Deputy SAG director Zeng Liying also said that pressure on grain prices in China is increasing due to deficient supplies, soaring agricultural product costs and fluctuations on international futures markets. China's grain situation has improved drastically in recent years, Zeng Liying said, with its grain deficit sinking from 50 billion kilos in 2003 to 15 billion now. This year will be difficult, however, due to the worst winter in over 50 years and severe drought in the north.

Nie told the Beijing conference April 14 that uneven stock distribution in producing areas and selling regions is also a problem. The China Economic Observer reported today that important grain-growing regions such as Heilongjiang are badly hampered by lack of sufficient transport and storage facilities for their crops, and this is lowering prices because farmers cannot get their crops to markets.

China's Food Trade Deficit

April 16 (EIRNS)—China's trade in agricultural products has gone from surplus to deficit in the first months of 2008, as the growth rate of imports "dwarfed" the rate of exports, Xinhua quoted a Ministry of Agriculture official today. Beijing began to restrict food exports already late last year, by ending export rebates and then imposing a 5%-25% export duty on 57 agricultural products from January. The measures are taking effect. Overall, China's net food exports fell 84.8% to 295,000 tons this year. Rice exports were up by 56% to 207,000 tons. China produced about 186 million tons of rice this year, several million tons more than is needed, the Chinese Economic Observer reported today—but maize exports were down 96.5% and wheat exports by 17%. Edible oil exports were also down. The agricultural trade deficit was $2.06 billion, a big shift from the $1.15 billion surplus last year. In 2007, China had sharply increased exports of wheat, maize and soybeans. Wheat exports were up 200% until the policy shift in December, the China Daily reported.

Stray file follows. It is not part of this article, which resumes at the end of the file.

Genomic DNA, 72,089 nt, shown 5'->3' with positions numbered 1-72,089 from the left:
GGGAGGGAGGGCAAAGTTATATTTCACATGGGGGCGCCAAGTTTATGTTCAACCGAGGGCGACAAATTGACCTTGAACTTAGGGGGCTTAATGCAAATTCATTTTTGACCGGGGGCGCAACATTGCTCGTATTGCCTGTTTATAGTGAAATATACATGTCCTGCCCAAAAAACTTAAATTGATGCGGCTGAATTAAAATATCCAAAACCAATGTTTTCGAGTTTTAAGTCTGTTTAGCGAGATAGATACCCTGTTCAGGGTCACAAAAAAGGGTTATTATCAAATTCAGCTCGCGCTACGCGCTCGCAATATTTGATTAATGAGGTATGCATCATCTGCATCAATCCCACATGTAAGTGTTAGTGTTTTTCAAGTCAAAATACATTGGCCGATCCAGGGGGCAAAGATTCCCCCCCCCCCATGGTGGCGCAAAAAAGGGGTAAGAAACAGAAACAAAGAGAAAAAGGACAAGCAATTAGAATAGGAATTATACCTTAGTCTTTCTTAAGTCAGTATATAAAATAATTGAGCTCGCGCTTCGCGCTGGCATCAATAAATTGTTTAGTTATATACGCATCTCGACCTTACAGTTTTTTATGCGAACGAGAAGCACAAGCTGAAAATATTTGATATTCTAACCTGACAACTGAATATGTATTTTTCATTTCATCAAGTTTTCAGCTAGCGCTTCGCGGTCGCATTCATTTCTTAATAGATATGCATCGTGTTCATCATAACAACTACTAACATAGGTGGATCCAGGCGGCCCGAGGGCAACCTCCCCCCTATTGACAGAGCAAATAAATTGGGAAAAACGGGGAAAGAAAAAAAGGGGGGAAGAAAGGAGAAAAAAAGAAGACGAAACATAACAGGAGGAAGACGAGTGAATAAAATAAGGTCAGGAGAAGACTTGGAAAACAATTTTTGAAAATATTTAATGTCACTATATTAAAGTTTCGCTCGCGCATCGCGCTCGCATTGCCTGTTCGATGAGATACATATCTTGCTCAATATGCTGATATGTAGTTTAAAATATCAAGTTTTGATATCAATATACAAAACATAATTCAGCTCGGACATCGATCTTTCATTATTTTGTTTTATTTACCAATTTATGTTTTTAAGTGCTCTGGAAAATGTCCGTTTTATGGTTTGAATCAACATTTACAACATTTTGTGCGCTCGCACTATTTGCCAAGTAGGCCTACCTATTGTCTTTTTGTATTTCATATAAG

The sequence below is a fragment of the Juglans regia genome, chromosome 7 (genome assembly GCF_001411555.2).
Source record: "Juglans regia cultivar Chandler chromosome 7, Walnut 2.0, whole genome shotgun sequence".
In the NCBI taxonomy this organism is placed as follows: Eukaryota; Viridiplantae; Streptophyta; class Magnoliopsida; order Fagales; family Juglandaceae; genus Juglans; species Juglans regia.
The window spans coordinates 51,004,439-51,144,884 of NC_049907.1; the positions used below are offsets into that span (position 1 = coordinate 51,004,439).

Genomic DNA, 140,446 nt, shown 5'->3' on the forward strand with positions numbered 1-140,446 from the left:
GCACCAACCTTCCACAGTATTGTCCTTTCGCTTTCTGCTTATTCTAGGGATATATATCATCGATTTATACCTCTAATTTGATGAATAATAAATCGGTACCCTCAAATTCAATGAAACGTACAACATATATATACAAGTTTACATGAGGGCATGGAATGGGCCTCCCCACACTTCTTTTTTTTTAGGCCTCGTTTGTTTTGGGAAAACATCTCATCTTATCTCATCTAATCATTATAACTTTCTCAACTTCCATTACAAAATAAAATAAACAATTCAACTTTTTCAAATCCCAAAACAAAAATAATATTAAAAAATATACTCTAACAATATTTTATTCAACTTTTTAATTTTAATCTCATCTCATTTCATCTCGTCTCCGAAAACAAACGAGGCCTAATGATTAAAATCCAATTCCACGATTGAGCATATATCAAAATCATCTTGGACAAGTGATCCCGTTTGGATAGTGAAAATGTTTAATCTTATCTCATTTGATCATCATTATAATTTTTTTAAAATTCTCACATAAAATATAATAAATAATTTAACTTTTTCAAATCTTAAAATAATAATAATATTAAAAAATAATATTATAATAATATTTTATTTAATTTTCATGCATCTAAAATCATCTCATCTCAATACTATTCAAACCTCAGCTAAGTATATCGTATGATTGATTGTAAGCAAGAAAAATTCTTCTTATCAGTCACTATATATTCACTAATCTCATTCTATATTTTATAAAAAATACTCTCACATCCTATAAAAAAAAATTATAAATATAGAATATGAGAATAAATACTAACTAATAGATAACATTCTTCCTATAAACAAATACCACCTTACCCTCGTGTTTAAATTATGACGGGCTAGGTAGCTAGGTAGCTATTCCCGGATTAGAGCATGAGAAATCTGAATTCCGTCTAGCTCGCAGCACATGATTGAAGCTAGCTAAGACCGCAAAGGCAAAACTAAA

China's State Council has made curbing grain exports a top priority, and, in addition to the export duties on grain, will also impose export quotas on wheat, maize, and rice flours. But China had to increase imports of soybeans, a key source of protein and animal feed, by 36% in volume, to 7.8 million tons, but that meant a 140% increase in the cost, as soybean prices have nearly doubled in the past year. China bought about 25% of the US soy crop last year.